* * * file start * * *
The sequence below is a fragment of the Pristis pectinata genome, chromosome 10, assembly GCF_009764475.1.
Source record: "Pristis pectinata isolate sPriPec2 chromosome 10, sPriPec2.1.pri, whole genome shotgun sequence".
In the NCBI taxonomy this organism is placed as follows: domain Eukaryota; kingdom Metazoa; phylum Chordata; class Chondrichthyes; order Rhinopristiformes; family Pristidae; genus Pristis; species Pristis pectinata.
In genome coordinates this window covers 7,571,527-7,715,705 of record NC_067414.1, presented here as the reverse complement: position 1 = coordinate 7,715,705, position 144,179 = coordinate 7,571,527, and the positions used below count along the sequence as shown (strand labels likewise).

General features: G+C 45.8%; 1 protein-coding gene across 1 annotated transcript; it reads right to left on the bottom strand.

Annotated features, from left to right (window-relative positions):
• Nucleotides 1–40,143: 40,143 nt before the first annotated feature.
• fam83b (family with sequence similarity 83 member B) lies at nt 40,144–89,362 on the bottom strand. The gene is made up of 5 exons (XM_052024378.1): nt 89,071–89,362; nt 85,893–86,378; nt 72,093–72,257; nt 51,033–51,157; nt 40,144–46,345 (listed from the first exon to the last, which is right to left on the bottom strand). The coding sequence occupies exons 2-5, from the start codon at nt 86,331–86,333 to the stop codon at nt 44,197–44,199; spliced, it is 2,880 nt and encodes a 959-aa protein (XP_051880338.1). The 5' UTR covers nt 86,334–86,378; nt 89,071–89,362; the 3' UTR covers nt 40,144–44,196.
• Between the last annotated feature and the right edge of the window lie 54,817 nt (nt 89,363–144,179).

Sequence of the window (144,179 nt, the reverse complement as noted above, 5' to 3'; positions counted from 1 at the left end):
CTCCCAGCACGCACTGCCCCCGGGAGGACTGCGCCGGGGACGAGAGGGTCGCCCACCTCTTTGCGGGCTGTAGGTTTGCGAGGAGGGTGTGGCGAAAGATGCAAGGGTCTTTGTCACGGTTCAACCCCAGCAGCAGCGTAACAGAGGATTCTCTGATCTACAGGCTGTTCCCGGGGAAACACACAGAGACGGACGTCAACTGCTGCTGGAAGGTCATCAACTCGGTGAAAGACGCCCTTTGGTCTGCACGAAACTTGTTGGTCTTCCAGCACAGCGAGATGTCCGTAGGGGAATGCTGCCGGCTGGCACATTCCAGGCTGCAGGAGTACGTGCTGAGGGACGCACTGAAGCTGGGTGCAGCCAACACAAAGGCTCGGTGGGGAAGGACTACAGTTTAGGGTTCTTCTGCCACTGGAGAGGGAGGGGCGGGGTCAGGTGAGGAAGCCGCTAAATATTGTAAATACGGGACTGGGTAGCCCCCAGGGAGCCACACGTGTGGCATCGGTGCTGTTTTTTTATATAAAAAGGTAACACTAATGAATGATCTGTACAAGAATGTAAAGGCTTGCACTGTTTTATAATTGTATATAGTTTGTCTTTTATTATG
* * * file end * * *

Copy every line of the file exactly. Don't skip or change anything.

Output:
The sequence below is a fragment of the Pristis pectinata genome, chromosome 10, assembly GCF_009764475.1.
Source record: "Pristis pectinata isolate sPriPec2 chromosome 10, sPriPec2.1.pri, whole genome shotgun sequence".
In the NCBI taxonomy this organism is placed as follows: domain Eukaryota; kingdom Metazoa; phylum Chordata; class Chondrichthyes; order Rhinopristiformes; family Pristidae; genus Pristis; species Pristis pectinata.
In genome coordinates this window covers 7,571,527-7,715,705 of record NC_067414.1, presented here as the reverse complement: position 1 = coordinate 7,715,705, position 144,179 = coordinate 7,571,527, and the positions used below count along the sequence as shown (strand labels likewise).

General features: G+C 45.8%; 1 protein-coding gene across 1 annotated transcript; it reads right to left on the bottom strand.

Annotated features, from left to right (window-relative positions):
• Nucleotides 1–40,143: 40,143 nt before the first annotated feature.
• fam83b (family with sequence similarity 83 member B) lies at nt 40,144–89,362 on the bottom strand. The gene is made up of 5 exons (XM_052024378.1): nt 89,071–89,362; nt 85,893–86,378; nt 72,093–72,257; nt 51,033–51,157; nt 40,144–46,345 (listed from the first exon to the last, which is right to left on the bottom strand). The coding sequence occupies exons 2-5, from the start codon at nt 86,331–86,333 to the stop codon at nt 44,197–44,199; spliced, it is 2,880 nt and encodes a 959-aa protein (XP_051880338.1). The 5' UTR covers nt 86,334–86,378; nt 89,071–89,362; the 3' UTR covers nt 40,144–44,196.
• Between the last annotated feature and the right edge of the window lie 54,817 nt (nt 89,363–144,179).

Sequence of the window (144,179 nt, the reverse complement as noted above, 5' to 3'; positions counted from 1 at the left end):
CTCCCAGCACGCACTGCCCCCGGGAGGACTGCGCCGGGGACGAGAGGGTCGCCCACCTCTTTGCGGGCTGTAGGTTTGCGAGGAGGGTGTGGCGAAAGATGCAAGGGTCTTTGTCACGGTTCAACCCCAGCAGCAGCGTAACAGAGGATTCTCTGATCTACAGGCTGTTCCCGGGGAAACACACAGAGACGGACGTCAACTGCTGCTGGAAGGTCATCAACTCGGTGAAAGACGCCCTTTGGTCTGCACGAAACTTGTTGGTCTTCCAGCACAGCGAGATGTCCGTAGGGGAATGCTGCCGGCTGGCACATTCCAGGCTGCAGGAGTACGTGCTGAGGGACGCACTGAAGCTGGGTGCAGCCAACACAAAGGCTCGGTGGGGAAGGACTACAGTTTAGGGTTCTTCTGCCACTGGAGAGGGAGGGGCGGGGTCAGGTGAGGAAGCCGCTAAATATTGTAAATACGGGACTGGGTAGCCCCCAGGGAGCCACACGTGTGGCATCGGTGCTGTTTTTTTATATAAAAAGGTAACACTAATGAATGATCTGTACAAGAATGTAAAGGCTTGCACTGTTTTATAATTGTATATAGTTTGTCTTTTATTATG